At least two Iowa cases have applied the contractual-duty exception to impose liability on a defendant general contractor for negligently exercising the responsibility to provide a safe place for the subcontractor's employees to work. In Giarratano,an employee fell eighty feet from a roof while working for a subcontractor of the defendant general contractor. 147 N.W.2d at 826. The owner-general contractor agreement required the general contractor (1) to take all necessary precautions to provide a safe workplace for employees on the premises, including abiding by all laws and building codes; (2) to erect the necessary safeguards and signs on site; and (3) to assign an agent to prevent accidents and report to the architect. Id. at 828. The agreement additionally required:

The contractor agrees to bind every subcontractor and every subcontractor agrees to be bound by the terms of the agreement, the general conditions, the drawings and specifications as far as applicable to his work, including the following provisions of this article, unless specifically noted to the contrary in a subcontract approved in writing as adequate by the owner or architect.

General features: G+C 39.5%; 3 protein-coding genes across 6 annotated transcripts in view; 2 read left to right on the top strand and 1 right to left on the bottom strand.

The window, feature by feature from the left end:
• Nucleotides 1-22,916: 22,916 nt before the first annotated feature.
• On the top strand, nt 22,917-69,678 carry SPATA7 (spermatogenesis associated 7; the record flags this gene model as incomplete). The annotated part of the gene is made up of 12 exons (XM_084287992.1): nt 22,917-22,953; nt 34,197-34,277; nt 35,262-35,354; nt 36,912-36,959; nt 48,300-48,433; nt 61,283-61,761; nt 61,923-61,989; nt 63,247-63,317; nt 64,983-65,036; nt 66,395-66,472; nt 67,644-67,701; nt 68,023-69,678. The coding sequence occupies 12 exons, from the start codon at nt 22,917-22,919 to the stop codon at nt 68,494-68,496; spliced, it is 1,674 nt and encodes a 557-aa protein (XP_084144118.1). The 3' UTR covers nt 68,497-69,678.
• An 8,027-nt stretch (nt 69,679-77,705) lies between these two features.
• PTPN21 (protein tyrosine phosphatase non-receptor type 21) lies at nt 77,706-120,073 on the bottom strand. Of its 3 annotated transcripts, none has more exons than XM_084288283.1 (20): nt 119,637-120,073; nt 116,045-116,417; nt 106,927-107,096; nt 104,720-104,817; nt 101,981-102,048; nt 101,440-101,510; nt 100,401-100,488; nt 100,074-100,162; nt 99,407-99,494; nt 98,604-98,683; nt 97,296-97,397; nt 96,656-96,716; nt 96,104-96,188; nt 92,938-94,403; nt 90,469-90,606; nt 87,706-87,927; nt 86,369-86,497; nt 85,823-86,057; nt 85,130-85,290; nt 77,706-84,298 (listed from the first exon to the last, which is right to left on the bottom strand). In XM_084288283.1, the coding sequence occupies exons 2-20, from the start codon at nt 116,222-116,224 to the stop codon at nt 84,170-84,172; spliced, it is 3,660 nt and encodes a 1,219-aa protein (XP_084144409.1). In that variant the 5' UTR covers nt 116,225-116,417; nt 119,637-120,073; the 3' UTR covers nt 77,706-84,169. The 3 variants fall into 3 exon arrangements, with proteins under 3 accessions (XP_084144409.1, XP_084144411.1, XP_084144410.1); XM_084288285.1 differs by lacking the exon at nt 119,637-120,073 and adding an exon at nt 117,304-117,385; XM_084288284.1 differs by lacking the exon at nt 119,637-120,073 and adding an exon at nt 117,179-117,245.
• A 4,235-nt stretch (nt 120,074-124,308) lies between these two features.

This does not apply to minor subcontracts. . . . .

The subcontractor agrees-

(a) To be bound to the contract by the terms of the agreement, general conditions, drawings and specifications and to assume toward him all the obligations and responsibilities that he, by those documents, assumes toward the owner.

Id. at 831. The agreement between the general contractor and subcontractor read: "In connection with your work, you are to bear the same responsibility to us as we do to the architect and owner as regards to the plans and specifications." Id.

Our supreme court recognized that a contract exempting parties from liability for negligence is not against public policy so long as it does not involve public interest or a statutory prohibition, but:

[a party] who owes, and is personally bound to perform an absolute and positive duty to the public or an individual cannot escape the responsibility of seeing that duty performed by delegating it to an independent contractor, and will be liable for injuries resulting from the contractor's negligence in the performance thereof, whether the duty is imposed by law or by contract.